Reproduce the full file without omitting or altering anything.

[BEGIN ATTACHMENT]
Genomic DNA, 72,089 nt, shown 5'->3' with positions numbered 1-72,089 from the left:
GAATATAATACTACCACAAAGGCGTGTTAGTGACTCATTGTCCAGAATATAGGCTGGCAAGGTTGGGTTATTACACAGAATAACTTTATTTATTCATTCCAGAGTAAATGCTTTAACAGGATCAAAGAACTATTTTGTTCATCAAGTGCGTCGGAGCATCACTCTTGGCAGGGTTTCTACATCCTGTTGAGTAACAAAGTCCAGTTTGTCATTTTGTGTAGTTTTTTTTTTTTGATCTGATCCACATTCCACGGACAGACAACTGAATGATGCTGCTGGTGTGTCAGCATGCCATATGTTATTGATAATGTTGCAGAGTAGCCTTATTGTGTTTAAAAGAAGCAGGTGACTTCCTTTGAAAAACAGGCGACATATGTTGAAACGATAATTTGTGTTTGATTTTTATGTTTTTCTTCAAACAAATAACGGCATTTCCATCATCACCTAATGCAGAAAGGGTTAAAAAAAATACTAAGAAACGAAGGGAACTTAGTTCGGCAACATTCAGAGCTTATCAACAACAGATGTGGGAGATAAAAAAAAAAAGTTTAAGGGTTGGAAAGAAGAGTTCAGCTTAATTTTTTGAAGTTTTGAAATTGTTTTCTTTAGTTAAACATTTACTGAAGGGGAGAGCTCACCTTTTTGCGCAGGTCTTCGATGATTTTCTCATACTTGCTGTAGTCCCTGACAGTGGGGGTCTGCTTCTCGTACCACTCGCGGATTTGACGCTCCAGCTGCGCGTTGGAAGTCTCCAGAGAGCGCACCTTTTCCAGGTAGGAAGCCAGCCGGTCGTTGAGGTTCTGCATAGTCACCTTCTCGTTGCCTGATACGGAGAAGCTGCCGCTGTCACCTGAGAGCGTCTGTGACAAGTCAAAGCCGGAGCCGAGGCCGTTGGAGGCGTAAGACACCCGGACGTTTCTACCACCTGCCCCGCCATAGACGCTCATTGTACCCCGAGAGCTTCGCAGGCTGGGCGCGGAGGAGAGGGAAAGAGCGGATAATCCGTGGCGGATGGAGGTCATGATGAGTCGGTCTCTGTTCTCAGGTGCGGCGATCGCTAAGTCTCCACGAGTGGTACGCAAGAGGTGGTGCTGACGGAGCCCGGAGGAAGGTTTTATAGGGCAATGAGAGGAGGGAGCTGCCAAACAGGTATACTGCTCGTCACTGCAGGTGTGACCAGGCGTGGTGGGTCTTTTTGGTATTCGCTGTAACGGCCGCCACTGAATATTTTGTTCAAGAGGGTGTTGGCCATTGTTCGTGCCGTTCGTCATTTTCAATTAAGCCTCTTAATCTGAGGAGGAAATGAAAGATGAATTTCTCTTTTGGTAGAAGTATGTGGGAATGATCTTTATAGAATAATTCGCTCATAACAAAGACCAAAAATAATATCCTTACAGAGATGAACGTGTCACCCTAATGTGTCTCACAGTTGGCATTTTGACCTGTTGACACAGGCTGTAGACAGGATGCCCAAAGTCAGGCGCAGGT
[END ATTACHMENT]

Genomic DNA, 72,089 nt, shown 5'->3' with positions numbered 1-72,089 from the left:
GAATATAATACTACCACAAAGGCGTGTTAGTGACTCATTGTCCAGAATATAGGCTGGCAAGGTTGGGTTATTACACAGAATAACTTTATTTATTCATTCCAGAGTAAATGCTTTAACAGGATCAAAGAACTATTTTGTTCATCAAGTGCGTCGGAGCATCACTCTTGGCAGGGTTTCTACATCCTGTTGAGTAACAAAGTCCAGTTTGTCATTTTGTGTAGTTTTTTTTTTTTGATCTGATCCACATTCCACGGACAGACAACTGAATGATGCTGCTGGTGTGTCAGCATGCCATATGTTATTGATAATGTTGCAGAGTAGCCTTATTGTGTTTAAAAGAAGCAGGTGACTTCCTTTGAAAAACAGGCGACATATGTTGAAACGATAATTTGTGTTTGATTTTTATGTTTTTCTTCAAACAAATAACGGCATTTCCATCATCACCTAATGCAGAAAGGGTTAAAAAAAATACTAAGAAACGAAGGGAACTTAGTTCGGCAACATTCAGAGCTTATCAACAACAGATGTGGGAGATAAAAAAAAAAAGTTTAAGGGTTGGAAAGAAGAGTTCAGCTTAATTTTTTGAAGTTTTGAAATTGTTTTCTTTAGTTAAACATTTACTGAAGGGGAGAGCTCACCTTTTTGCGCAGGTCTTCGATGATTTTCTCATACTTGCTGTAGTCCCTGACAGTGGGGGTCTGCTTCTCGTACCACTCGCGGATTTGACGCTCCAGCTGCGCGTTGGAAGTCTCCAGAGAGCGCACCTTTTCCAGGTAGGAAGCCAGCCGGTCGTTGAGGTTCTGCATAGTCACCTTCTCGTTGCCTGATACGGAGAAGCTGCCGCTGTCACCTGAGAGCGTCTGTGACAAGTCAAAGCCGGAGCCGAGGCCGTTGGAGGCGTAAGACACCCGGACGTTTCTACCACCTGCCCCGCCATAGACGCTCATTGTACCCCGAGAGCTTCGCAGGCTGGGCGCGGAGGAGAGGGAAAGAGCGGATAATCCGTGGCGGATGGAGGTCATGATGAGTCGGTCTCTGTTCTCAGGTGCGGCGATCGCTAAGTCTCCACGAGTGGTACGCAAGAGGTGGTGCTGACGGAGCCCGGAGGAAGGTTTTATAGGGCAATGAGAGGAGGGAGCTGCCAAACAGGTATACTGCTCGTCACTGCAGGTGTGACCAGGCGTGGTGGGTCTTTTTGGTATTCGCTGTAACGGCCGCCACTGAATATTTTGTTCAAGAGGGTGTTGGCCATTGTTCGTGCCGTTCGTCATTTTCAATTAAGCCTCTTAATCTGAGGAGGAAATGAAAGATGAATTTCTCTTTTGGTAGAAGTATGTGGGAATGATCTTTATAGAATAATTCGCTCATAACAAAGACCAAAAATAATATCCTTACAGAGATGAACGTGTCACCCTAATGTGTCTCACAGTTGGCATTTTGACCTGTTGACACAGGCTGTAGACAGGATGCCCAAAGTCAGGCGCAGGT